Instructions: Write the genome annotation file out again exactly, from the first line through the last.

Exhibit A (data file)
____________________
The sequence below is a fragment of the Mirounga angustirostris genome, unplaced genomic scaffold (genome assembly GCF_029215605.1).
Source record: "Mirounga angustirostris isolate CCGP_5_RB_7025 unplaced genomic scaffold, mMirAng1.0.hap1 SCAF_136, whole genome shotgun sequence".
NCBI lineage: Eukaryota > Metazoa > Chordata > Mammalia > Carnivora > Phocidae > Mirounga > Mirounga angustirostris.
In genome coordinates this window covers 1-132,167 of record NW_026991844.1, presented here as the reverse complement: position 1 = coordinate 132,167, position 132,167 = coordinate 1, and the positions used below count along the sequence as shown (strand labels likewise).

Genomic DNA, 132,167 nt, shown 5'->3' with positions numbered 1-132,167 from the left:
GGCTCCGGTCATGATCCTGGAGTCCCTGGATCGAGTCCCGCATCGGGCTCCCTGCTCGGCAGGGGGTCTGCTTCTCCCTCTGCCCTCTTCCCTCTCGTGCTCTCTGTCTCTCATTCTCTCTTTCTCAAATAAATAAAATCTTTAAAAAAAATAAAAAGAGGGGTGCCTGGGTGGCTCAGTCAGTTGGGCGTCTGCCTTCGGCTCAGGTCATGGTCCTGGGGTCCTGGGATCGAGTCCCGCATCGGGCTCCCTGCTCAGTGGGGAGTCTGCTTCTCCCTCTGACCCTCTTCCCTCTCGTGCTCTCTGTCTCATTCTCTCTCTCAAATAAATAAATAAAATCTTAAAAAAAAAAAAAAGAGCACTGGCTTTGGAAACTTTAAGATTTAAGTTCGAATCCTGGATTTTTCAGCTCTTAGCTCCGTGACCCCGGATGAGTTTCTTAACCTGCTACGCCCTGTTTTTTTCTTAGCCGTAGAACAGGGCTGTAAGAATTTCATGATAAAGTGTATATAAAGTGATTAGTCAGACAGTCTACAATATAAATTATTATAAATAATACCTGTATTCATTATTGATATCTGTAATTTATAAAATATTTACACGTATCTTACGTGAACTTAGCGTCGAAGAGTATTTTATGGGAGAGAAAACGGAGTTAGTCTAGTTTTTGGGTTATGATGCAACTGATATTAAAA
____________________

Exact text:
The sequence below is a fragment of the Mirounga angustirostris genome, unplaced genomic scaffold (genome assembly GCF_029215605.1).
Source record: "Mirounga angustirostris isolate CCGP_5_RB_7025 unplaced genomic scaffold, mMirAng1.0.hap1 SCAF_136, whole genome shotgun sequence".
NCBI lineage: Eukaryota > Metazoa > Chordata > Mammalia > Carnivora > Phocidae > Mirounga > Mirounga angustirostris.
In genome coordinates this window covers 1-132,167 of record NW_026991844.1, presented here as the reverse complement: position 1 = coordinate 132,167, position 132,167 = coordinate 1, and the positions used below count along the sequence as shown (strand labels likewise).

Genomic DNA, 132,167 nt, shown 5'->3' with positions numbered 1-132,167 from the left:
GGCTCCGGTCATGATCCTGGAGTCCCTGGATCGAGTCCCGCATCGGGCTCCCTGCTCGGCAGGGGGTCTGCTTCTCCCTCTGCCCTCTTCCCTCTCGTGCTCTCTGTCTCTCATTCTCTCTTTCTCAAATAAATAAAATCTTTAAAAAAAATAAAAAGAGGGGTGCCTGGGTGGCTCAGTCAGTTGGGCGTCTGCCTTCGGCTCAGGTCATGGTCCTGGGGTCCTGGGATCGAGTCCCGCATCGGGCTCCCTGCTCAGTGGGGAGTCTGCTTCTCCCTCTGACCCTCTTCCCTCTCGTGCTCTCTGTCTCATTCTCTCTCTCAAATAAATAAATAAAATCTTAAAAAAAAAAAAAAGAGCACTGGCTTTGGAAACTTTAAGATTTAAGTTCGAATCCTGGATTTTTCAGCTCTTAGCTCCGTGACCCCGGATGAGTTTCTTAACCTGCTACGCCCTGTTTTTTTCTTAGCCGTAGAACAGGGCTGTAAGAATTTCATGATAAAGTGTATATAAAGTGATTAGTCAGACAGTCTACAATATAAATTATTATAAATAATACCTGTATTCATTATTGATATCTGTAATTTATAAAATATTTACACGTATCTTACGTGAACTTAGCGTCGAAGAGTATTTTATGGGAGAGAAAACGGAGTTAGTCTAGTTTTTGGGTTATGATGCAACTGATATTAAAA